However, although the provision to EU citizens of an area of freedom, security and justice, where free movement is guaranteed, is prioritised over the establishment of an internal market, in practice the proclamation of the free movement paradigm is characterised by the prevalence of economic objectives over social needs.

According to the theoretical framework adopted in the article, the importance of the first foundational cases of EU law lies not only in their ‘constitutional’ significance, but also in the contribution they gave to the development of the intertwined security and fundamental rights discourses from the perspective of autonomy and effectiveness/uniformity. In particular, Van Gend en Loos and Costa v ENEL flow from the ‘speciality’ of the EU legal order, which, on the one hand (Van Gend), empowers individuals – the rights discourse – and, on the other hand (Costa), empowers the EU legal order itself – the security discourse. Even the principles of autonomy, effectiveness/uniformity, loyalty, proportionality and subsidiarity, and the notion of common constitutional traditions, which are foundational to the EU legal order, are expressions of the security discourse, which is articulated in two directions. First, the EU project can only be secure if EU law is capable of producing effects at the domestic level which benefit EU citizens uniformly. As a result, national provisions, even having constitutional character, cannot undermine the unity and effectiveness of EU law. Second, the autonomy claimed by the EU legal order is both normative and institutional and is often the result of the robust interpretive role performed by the CJEU, which has defended it vigorously.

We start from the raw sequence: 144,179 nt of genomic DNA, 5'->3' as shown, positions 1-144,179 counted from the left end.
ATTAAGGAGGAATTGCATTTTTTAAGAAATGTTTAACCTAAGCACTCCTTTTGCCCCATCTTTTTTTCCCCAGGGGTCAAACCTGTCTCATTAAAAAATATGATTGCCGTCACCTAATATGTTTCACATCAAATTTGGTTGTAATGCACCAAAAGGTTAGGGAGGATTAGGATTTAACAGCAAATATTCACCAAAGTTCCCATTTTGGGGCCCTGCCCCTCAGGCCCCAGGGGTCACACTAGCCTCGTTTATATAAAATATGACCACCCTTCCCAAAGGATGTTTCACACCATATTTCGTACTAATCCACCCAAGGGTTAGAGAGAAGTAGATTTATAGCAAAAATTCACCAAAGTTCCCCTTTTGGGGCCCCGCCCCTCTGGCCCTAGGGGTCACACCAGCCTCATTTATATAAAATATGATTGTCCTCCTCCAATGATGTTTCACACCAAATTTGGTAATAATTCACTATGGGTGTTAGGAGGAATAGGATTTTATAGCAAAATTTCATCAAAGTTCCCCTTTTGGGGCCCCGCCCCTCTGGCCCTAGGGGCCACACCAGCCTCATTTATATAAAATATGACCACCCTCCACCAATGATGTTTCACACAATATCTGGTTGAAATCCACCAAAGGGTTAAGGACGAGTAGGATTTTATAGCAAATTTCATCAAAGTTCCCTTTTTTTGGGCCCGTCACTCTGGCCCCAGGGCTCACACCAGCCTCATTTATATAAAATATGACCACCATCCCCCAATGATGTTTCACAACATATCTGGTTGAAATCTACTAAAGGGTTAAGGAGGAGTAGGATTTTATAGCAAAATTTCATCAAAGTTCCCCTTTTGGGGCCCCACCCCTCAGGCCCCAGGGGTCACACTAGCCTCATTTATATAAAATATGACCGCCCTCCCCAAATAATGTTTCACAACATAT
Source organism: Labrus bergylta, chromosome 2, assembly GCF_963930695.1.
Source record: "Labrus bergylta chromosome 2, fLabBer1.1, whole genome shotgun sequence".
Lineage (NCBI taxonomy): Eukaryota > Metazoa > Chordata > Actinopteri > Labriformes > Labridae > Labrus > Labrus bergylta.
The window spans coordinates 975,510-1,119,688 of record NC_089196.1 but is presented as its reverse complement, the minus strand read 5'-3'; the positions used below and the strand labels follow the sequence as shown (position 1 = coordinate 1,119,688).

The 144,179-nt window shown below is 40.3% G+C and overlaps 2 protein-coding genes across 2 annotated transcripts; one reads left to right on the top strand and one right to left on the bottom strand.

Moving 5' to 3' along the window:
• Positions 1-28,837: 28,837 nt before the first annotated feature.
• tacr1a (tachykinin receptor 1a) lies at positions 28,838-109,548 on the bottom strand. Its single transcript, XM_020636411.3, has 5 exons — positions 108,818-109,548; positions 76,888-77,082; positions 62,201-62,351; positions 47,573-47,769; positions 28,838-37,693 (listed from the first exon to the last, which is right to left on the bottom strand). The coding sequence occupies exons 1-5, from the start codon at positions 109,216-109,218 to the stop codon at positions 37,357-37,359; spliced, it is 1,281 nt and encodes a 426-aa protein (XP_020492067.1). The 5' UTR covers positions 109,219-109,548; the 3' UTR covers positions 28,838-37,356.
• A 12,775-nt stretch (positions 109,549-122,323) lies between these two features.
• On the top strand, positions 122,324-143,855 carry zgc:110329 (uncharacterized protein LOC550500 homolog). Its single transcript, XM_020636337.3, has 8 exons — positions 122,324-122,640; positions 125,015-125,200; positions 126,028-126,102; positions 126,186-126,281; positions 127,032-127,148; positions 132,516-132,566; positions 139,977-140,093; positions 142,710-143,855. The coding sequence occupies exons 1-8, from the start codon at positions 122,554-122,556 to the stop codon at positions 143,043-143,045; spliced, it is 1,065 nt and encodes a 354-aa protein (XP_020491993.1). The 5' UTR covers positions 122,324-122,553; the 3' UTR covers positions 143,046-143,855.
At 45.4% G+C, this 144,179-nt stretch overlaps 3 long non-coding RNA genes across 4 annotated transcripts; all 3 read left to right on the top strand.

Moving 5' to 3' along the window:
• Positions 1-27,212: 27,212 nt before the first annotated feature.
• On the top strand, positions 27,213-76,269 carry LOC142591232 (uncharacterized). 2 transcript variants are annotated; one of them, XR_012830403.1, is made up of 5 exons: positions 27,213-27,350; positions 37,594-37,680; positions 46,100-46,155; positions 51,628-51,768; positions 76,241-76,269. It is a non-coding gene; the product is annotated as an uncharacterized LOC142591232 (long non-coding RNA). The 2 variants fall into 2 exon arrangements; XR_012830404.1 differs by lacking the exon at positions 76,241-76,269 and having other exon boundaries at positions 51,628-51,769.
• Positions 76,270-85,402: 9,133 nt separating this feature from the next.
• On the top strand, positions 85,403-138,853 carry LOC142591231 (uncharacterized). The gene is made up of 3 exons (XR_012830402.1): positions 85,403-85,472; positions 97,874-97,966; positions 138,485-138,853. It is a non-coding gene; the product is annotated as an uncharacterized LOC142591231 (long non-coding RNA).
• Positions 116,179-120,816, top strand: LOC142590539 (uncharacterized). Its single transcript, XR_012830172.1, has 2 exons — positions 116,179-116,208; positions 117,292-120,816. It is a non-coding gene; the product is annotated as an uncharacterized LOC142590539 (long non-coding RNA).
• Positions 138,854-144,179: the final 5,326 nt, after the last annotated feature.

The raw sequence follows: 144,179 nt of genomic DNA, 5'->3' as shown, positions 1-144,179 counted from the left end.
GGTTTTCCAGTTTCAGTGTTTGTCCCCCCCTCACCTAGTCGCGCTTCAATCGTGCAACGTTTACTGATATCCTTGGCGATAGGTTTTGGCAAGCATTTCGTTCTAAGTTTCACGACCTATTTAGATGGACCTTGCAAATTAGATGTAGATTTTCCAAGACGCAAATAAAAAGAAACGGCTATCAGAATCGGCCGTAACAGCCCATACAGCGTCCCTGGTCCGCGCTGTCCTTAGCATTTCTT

The negotiations over Brexit and the challenges and difficulties posed by it merely confirm the contradictions of the operation of security and fundamental rights discourses. On the one hand, despite the ‘united in diversity’ and the ‘ever closer Union’ mottos of the EU, there emerges a demand for an increasingly differentiated process of integration. This seems to be for many scholars the best way to preserve the internal market (the security discourse). On the other hand, while one of the principal aims of EU law has been that of strengthening individual rights to free movement and, more generally, fundamental rights (the rights discourse), there is an acknowledgment that free movement of persons might not be an essential feature of the internal market and its rules may be adjusted to allow third countries (including the UK as a future, albeit special, third country) to conclude flexible agreements with the EU.

Brexit should thus be considered a lesson for the future, because a self-referential form of security (i.e. pursuing the European project for its own sake – whether pushing for more unification or for more diversification) has promoted a model of integration which has not necessarily taken into account the diversified needs of the Member States. In other words, although the EU should make more effort to avoid the fragmentation of the internal market, differentiated integration should not be dismissed too easily, and future policies and regimes should take the economic and social constitution more seriously.